Microchimica Acta

, 186:43 | Cite as

A split aptamer-labeled ratiometric fluorescent biosensor for specific detection of adenosine in human urine

  • Junhui You
  • Zhengyi You
  • Xin Xu
  • Jiangrong Ji
  • Tian Lu
  • Yuhong Xia
  • Lipin Wang
  • Liying Zhang
  • Shuhu Du
Original Paper


A dual-emission ratiometric fluorometric aptasensor is presented for highly specific detection of adenosine. An adenosine binding aptamer (ABA) was split into two halves (termed as ABA1 and ABA2). ABA1 was covalently bound to blue-emitting carbon dots (with excitation/emission maxima at 365/440 nm) as responsive fluorophore (referred to as ABA1-CDs). ABA2 was linked to red-emitting silica-coated CdTe quantum dots (with excitation/emission maxima at 365/613 nm) acting as internal reference and referred to as ABA2-QDs@SiO2. Upon addition of graphene oxide, the fluorescence of ABA1-CDs is quenched. After subsequent addition of ABA2-QDs@SiO2 and different amounts of adenosine, the blue fluorescence is recovered and causes a color change from red to royal blue. The method represents a ratiometric turn-on assay for visual, colorimetric and fluorometric determination of adenosine. The limit of detection is as low as 2.4 nM in case of ratiometric fluorometry. The method was successfully applied to the determination of adenosine in (spiked) human urine. Recoveries range from 98.8% to 102%.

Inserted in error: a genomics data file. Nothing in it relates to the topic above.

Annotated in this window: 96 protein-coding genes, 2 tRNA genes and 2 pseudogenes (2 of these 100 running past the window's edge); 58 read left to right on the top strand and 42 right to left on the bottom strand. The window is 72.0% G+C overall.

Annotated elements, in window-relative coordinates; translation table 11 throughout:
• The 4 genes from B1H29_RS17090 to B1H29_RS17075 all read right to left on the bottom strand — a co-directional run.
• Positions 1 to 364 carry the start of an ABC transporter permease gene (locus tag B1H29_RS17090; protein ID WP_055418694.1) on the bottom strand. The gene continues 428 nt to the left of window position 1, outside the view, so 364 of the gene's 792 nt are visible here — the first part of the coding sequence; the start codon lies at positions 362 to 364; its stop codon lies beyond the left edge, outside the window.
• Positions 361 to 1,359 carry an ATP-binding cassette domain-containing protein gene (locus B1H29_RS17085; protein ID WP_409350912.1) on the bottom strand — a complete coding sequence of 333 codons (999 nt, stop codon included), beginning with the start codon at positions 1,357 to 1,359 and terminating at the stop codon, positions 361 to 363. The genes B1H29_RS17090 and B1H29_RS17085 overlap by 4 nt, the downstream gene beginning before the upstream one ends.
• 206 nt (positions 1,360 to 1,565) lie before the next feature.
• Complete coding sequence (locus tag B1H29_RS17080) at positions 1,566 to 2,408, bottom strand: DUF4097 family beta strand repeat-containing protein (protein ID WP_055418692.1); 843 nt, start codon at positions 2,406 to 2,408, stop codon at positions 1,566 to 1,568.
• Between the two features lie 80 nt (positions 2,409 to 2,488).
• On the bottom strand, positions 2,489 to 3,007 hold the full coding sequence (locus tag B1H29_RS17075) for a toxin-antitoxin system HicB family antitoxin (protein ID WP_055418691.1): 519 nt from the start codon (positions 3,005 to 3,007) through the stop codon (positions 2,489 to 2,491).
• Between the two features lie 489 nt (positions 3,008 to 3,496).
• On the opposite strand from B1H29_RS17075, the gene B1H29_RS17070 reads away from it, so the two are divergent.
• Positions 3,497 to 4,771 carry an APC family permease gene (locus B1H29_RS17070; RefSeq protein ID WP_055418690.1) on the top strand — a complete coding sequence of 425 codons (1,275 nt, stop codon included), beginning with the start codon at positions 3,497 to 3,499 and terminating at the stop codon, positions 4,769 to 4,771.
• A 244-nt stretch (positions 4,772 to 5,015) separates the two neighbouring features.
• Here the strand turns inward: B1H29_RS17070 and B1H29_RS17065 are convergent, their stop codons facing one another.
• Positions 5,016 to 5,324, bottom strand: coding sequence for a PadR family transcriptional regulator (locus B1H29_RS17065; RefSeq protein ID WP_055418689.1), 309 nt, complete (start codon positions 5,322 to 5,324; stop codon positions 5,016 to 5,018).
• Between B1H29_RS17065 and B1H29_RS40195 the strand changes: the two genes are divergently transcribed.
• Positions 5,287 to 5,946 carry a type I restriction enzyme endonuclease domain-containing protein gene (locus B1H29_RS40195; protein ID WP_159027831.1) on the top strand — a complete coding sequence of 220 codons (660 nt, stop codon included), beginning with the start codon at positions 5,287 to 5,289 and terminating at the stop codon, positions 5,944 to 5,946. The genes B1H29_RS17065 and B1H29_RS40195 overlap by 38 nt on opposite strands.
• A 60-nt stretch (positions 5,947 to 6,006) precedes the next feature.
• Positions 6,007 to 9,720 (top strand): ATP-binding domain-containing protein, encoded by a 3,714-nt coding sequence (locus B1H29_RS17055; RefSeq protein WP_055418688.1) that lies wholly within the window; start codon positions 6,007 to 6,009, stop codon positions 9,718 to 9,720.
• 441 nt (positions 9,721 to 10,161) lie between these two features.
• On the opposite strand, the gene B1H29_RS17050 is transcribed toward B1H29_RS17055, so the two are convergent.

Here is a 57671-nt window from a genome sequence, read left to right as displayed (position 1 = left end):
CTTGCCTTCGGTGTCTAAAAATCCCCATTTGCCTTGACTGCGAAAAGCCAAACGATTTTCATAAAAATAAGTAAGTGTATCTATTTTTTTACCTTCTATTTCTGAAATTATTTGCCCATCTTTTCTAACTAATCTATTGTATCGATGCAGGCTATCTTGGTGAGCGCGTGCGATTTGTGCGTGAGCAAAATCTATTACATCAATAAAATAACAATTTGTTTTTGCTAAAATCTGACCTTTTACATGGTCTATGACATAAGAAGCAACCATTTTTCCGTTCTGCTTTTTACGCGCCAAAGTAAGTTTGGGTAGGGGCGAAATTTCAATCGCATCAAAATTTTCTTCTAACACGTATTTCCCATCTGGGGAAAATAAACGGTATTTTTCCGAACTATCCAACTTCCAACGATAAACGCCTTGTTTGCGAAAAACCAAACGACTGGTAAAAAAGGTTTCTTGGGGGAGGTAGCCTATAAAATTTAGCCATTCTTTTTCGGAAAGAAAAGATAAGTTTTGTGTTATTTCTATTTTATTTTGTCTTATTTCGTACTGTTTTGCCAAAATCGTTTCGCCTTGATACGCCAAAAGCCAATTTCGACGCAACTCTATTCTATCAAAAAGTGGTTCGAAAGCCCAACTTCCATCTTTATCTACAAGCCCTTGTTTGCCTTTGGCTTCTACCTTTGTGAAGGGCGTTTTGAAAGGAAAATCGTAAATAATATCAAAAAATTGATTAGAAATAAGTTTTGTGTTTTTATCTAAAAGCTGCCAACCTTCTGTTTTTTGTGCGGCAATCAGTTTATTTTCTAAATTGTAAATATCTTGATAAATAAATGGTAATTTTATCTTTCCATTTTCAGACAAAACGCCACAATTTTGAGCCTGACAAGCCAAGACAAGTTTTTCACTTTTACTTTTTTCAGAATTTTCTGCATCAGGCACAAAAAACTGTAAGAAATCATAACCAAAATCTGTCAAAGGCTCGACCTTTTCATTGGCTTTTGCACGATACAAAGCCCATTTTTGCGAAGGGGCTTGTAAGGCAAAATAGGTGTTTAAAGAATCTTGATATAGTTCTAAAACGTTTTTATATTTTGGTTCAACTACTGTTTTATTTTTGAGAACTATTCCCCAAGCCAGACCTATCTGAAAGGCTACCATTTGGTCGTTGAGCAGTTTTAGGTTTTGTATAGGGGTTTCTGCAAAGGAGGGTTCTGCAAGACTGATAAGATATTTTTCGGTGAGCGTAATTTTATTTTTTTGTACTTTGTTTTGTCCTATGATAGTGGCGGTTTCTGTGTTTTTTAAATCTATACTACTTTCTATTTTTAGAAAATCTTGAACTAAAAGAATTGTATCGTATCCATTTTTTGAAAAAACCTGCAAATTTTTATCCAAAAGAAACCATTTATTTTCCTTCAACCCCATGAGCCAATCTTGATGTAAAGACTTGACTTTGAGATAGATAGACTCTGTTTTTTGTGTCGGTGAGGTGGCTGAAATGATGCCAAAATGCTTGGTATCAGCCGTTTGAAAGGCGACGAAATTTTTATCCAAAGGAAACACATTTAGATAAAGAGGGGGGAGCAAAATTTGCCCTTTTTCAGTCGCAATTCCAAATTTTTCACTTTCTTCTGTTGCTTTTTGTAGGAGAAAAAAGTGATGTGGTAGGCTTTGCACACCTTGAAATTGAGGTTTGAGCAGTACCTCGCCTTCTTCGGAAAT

Graphical abstract

Adenosine binding aptamer1-carbon dots (ABA1-CDs) can absorb on graphene oxide (GO) via π stacking. This causes fluorescence to be quenched by fluorescence resonance energy transfer (FRET). After addition of ABA2-silica-coated quantum dots (ABA2-QDs@SiO2) and adenosine, binding of adenosine to two pieces of aptamers forms a complex (ABA1-CD/adenosine/ABA2-QD@SiO2) which dissociates from GO. As a result, fluorescence is recovered.


Nanoprobe Fluorescence resonance energy transfer Carbon dots CdTe quantum dots Graphene oxide Visual detection Adenosine 



This work is supported by the National Natural Science Foundation of China (Nos. 21775073 and 61605084), Natural Science Foundationn of the Jiangsu Higher Education Institutions of China (No. 16KJB150029) and Science and Technology Funds of Nanjing Medical University (No. 2015NJMUZD023).

Compliance with ethical standards

The author(s) declare that they have no competing interests.

Supplementary material

604_2018_3162_MOESM1_ESM.pdf (644 kb)
ESM 1 (PDF 643 kb)


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Copyright information

© Springer-Verlag GmbH Austria, part of Springer Nature 2018

Authors and Affiliations

  • Junhui You
    • 1
  • Zhengyi You
    • 1
  • Xin Xu
    • 1
  • Jiangrong Ji
    • 1
  • Tian Lu
    • 1
  • Yuhong Xia
    • 1
  • Lipin Wang
    • 1
  • Liying Zhang
    • 1
  • Shuhu Du
    • 1
  1. 1.School of PharmacyNanjing Medical UniversityNanjingChina

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